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According to the Association of Certified Fraud Examiners' 2010 Report to the Nations on Occupational Fraud and Abuse, 40% of fraud cases studied at public companies were detected by tips....that's 3-times as many as by any other method, like an audit for instance. So an ability to report fraud is the most important means of uncovering fraud. So it is especially egregious when the whistleblower hotline, the internal means of reporting fraud, is headed by a person who is involved in a massive fraud/coverup. This is exactly what happened at the Japanese based company, Olympus.
The Dodd-Frank Act allows for company employees to report wrongdoing to a whistleblower program at the Securities and Exchange Commission (SEC). Doing so could allow said whistleblower to enjoy financial rewards received by the government (SEC) if fines are levied as a result of a violation....it's a good incentive that could yield millions of dollars. Many corporations were against this provision because it would harm the existing Internal Whistleblowing programs. Companies, afterall, would rather discover wrongdoing inside the company and then determine the best way to handle it. But the Olympus case illustrates why it is important for employees to be able to reach outside the corporation to report wrongdoing.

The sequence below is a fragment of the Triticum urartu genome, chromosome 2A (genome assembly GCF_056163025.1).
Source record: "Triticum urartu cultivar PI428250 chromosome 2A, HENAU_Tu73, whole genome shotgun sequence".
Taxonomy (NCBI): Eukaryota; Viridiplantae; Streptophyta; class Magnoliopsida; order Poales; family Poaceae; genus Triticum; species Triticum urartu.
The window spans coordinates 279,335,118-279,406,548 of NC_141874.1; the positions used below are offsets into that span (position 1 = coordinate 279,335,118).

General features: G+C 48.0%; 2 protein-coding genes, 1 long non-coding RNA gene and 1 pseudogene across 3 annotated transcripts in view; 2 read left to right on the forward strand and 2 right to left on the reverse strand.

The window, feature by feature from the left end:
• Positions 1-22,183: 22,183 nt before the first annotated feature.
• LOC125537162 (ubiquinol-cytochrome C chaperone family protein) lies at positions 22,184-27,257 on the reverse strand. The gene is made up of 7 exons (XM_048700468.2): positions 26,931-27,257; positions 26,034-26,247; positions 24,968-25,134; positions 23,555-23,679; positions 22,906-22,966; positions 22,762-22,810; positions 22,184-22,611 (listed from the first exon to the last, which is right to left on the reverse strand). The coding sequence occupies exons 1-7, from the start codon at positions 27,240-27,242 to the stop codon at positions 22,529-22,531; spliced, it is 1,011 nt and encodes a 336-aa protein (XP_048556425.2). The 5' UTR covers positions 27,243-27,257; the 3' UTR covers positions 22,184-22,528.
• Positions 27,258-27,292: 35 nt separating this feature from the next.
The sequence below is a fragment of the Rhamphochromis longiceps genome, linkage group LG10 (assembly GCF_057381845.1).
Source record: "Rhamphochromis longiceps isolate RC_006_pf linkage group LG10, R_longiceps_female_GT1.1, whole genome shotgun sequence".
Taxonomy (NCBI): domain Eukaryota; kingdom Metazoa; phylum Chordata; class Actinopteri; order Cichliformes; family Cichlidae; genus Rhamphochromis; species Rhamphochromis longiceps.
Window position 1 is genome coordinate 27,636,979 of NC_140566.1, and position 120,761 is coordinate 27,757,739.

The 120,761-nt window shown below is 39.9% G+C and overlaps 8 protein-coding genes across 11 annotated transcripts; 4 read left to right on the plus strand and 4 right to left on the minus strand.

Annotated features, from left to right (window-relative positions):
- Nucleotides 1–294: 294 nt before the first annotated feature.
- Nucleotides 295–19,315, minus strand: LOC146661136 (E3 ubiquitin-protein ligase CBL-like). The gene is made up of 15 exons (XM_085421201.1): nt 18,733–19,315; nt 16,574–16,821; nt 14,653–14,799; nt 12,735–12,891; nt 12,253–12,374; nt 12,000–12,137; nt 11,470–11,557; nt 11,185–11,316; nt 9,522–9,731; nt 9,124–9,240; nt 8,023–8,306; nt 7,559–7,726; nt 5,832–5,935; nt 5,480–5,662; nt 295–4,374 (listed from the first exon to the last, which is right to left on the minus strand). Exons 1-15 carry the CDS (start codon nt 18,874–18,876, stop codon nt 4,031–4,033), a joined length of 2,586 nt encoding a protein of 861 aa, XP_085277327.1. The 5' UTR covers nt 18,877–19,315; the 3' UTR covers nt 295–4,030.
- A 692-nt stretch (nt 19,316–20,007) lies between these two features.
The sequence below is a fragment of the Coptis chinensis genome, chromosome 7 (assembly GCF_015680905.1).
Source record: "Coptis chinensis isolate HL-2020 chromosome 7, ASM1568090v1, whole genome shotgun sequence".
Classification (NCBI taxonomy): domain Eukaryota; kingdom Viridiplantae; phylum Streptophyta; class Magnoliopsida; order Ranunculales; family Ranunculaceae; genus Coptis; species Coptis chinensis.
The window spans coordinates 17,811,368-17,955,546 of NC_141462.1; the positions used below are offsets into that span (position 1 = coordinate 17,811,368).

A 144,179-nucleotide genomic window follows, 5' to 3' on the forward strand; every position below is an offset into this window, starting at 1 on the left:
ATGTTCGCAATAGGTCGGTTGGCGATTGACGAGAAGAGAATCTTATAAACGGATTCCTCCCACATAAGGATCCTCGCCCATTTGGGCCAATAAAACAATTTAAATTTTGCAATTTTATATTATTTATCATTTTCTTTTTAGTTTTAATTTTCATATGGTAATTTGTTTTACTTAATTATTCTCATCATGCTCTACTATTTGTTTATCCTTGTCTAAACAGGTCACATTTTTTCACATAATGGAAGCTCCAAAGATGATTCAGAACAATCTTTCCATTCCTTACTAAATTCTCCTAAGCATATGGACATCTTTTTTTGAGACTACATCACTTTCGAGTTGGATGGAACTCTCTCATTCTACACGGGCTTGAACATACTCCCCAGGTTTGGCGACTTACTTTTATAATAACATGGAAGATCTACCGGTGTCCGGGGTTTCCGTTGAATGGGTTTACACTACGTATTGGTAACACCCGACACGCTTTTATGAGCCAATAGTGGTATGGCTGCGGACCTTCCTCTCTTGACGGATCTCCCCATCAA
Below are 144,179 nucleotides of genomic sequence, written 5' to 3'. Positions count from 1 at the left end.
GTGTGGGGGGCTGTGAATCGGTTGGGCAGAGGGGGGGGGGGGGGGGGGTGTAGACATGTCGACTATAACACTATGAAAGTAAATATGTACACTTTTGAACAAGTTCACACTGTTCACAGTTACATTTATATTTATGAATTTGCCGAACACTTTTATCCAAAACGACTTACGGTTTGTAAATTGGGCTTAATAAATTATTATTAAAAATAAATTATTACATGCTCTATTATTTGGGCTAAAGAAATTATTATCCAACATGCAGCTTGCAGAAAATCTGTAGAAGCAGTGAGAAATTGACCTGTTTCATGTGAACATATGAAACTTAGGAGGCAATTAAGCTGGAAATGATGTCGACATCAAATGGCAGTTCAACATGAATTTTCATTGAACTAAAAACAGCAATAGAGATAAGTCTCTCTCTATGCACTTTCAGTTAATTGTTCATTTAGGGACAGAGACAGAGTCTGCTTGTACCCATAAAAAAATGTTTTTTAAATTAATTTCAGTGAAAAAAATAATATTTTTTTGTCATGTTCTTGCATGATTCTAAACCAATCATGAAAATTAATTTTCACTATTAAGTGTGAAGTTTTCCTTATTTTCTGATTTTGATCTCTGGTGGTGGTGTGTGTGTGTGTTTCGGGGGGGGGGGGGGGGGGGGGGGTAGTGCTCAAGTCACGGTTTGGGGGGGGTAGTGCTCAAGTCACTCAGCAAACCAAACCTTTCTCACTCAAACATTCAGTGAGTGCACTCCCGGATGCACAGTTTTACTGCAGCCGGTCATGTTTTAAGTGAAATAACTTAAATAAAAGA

The Wall Street Journal reported that two executives at Olympus Corporation who allegedly were behind the concealment of $1.5 billion in losses also oversaw the company's whistleblowing hotline. For more than a decade, Hideo Yamada and Hishashi Mori were allegedly able to hide bad deals in off-balance sheet, off-shore (think Cayman Islands) accounts. Had anyone reported the accounting wrongdoing, it would have landed in the laps of Yamada and Mori. Instead, the fraud was only uncovered when new CEO, Michael Woodford showed up for the job earlier in 2011 and wanted to know about exorbitant fees for advice on the acquisition of British medical equipment maker Gyrus Group. He also began questions other expensive acquisitions that Olympus had made in 2008. What happened to Woodford when he started asking questions? The Olympus board fired him in October 2011. Woodford, who is now cooperating with authorites in the U.S. and Japan, is making a bid to get his job back and turn Olympus around.
Other employees inside of Olympus also reported harassment as a result of using the Hotline. A Tokyo High Court awarded $28,000 to an Olympus employee who claimed he was harassed and transferred in retaliation for a complaint he made. Olympus, if you can believe it, is appealing the decision.
The concerns of whistleblowing outside the compay are worthy of being heard. No company wants to operate under the pressure that a disgruntled employee would go running to federal authorities on a whim. However, the Olympus case shows the challenges of having only a provision for reporting internally when the company one is working for has become like that of the John Grisham novel, The Firm.